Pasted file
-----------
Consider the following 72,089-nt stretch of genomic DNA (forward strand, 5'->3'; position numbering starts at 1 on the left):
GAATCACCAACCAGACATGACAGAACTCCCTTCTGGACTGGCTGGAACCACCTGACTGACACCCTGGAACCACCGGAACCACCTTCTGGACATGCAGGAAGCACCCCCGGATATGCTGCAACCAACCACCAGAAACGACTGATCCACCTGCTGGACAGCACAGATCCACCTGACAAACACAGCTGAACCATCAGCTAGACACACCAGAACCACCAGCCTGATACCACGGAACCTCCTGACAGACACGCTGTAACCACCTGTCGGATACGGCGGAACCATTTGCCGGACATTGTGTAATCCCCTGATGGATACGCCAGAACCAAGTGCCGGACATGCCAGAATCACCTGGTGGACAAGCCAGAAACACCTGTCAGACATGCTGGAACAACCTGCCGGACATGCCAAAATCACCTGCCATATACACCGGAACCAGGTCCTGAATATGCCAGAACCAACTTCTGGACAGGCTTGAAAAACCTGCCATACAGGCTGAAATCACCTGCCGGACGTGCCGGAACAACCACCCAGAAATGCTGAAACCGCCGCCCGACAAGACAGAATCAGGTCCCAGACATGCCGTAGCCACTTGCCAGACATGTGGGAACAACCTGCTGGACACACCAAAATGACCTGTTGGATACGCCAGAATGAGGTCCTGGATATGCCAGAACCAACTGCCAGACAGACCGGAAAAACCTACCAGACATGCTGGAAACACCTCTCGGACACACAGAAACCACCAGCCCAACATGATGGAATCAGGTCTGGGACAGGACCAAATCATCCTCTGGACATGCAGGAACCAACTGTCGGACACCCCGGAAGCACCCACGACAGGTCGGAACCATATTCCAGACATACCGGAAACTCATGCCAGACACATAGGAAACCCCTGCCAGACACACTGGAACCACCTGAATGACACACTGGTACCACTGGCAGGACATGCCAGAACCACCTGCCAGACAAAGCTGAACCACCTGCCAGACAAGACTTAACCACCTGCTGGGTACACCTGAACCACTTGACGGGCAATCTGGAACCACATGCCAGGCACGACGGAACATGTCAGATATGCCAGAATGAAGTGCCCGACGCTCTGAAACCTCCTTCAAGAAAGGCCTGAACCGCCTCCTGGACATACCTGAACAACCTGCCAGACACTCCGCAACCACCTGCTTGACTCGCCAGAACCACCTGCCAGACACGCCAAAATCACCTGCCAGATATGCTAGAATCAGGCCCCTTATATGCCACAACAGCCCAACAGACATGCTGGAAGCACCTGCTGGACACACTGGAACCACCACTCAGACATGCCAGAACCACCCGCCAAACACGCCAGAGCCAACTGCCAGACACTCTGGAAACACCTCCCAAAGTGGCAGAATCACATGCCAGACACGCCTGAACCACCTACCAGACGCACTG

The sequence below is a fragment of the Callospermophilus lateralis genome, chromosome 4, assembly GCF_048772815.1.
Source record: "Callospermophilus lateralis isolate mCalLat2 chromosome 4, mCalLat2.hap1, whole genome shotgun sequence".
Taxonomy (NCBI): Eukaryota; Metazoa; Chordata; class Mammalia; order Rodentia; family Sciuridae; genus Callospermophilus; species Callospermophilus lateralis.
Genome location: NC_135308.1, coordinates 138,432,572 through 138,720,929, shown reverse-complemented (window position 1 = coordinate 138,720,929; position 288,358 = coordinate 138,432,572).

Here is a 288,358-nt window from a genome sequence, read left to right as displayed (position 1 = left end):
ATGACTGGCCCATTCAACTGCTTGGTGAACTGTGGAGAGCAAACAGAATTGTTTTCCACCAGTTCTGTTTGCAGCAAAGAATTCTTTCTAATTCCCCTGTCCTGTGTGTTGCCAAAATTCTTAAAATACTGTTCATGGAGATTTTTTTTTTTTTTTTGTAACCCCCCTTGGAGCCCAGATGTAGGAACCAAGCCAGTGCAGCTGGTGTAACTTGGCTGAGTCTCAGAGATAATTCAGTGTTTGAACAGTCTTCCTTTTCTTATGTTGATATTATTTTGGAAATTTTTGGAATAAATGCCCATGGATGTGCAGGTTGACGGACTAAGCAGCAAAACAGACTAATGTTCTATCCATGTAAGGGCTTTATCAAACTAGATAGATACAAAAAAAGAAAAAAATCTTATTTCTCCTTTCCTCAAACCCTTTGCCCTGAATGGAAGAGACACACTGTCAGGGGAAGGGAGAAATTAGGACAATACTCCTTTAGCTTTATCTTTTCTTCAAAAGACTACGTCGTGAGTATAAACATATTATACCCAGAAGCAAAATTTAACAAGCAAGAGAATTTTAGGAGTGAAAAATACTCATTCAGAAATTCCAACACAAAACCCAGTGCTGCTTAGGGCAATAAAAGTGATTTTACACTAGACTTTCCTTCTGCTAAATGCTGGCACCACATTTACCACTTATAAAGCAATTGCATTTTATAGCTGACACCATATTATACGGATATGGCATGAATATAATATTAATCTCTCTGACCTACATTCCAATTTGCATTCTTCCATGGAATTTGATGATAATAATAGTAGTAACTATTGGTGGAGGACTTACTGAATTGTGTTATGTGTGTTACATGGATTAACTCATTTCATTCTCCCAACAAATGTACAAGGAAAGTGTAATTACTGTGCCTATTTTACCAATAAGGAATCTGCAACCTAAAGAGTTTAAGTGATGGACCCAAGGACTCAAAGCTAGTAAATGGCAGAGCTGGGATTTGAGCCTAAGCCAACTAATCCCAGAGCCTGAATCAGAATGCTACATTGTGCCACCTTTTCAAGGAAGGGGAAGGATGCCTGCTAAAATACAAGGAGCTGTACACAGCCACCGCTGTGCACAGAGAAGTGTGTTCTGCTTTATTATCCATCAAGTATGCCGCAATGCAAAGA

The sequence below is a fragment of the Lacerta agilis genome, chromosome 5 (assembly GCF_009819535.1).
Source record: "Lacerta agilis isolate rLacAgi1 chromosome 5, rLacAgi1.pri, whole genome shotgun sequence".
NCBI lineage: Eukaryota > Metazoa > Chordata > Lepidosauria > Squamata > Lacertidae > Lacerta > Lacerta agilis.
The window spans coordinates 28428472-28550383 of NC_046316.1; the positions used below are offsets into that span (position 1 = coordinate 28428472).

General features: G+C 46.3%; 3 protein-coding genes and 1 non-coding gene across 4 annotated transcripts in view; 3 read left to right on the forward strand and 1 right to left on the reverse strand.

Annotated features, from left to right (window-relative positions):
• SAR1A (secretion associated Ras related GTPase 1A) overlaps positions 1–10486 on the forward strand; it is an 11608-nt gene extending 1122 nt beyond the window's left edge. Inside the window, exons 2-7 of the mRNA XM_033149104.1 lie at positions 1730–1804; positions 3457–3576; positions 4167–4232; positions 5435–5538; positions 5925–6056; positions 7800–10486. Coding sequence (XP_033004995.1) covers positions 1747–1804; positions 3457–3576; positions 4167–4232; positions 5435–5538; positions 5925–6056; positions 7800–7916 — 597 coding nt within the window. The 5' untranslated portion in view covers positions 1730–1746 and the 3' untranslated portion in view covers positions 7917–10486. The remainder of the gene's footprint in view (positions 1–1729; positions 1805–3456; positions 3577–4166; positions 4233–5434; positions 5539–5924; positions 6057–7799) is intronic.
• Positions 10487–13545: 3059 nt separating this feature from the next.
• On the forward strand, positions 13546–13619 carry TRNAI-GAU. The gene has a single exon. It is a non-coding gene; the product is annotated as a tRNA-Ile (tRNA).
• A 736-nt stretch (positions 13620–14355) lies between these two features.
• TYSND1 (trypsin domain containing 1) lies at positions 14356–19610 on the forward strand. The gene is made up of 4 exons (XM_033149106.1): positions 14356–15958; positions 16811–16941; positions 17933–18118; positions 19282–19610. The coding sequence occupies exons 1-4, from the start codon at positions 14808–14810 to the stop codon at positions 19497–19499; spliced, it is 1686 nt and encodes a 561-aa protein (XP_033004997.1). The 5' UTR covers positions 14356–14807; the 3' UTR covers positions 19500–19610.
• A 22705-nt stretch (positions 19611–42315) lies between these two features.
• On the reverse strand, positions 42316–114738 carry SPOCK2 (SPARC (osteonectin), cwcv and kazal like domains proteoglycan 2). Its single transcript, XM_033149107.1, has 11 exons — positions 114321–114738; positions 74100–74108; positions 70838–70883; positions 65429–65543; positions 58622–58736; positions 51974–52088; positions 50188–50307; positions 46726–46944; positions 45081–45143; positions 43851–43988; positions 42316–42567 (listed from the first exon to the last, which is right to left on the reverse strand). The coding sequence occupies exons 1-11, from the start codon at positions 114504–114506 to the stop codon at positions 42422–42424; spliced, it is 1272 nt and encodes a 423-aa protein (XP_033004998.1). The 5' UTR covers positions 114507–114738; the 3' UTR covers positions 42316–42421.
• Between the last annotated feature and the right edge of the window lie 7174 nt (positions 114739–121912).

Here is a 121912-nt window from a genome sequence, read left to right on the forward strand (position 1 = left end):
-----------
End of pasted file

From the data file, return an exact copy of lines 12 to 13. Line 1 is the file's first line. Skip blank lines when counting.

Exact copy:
The window spans coordinates 28428472-28550383 of NC_046316.1; the positions used below are offsets into that span (position 1 = coordinate 28428472).

General features: G+C 46.3%; 3 protein-coding genes and 1 non-coding gene across 4 annotated transcripts in view; 3 read left to right on the forward strand and 1 right to left on the reverse strand.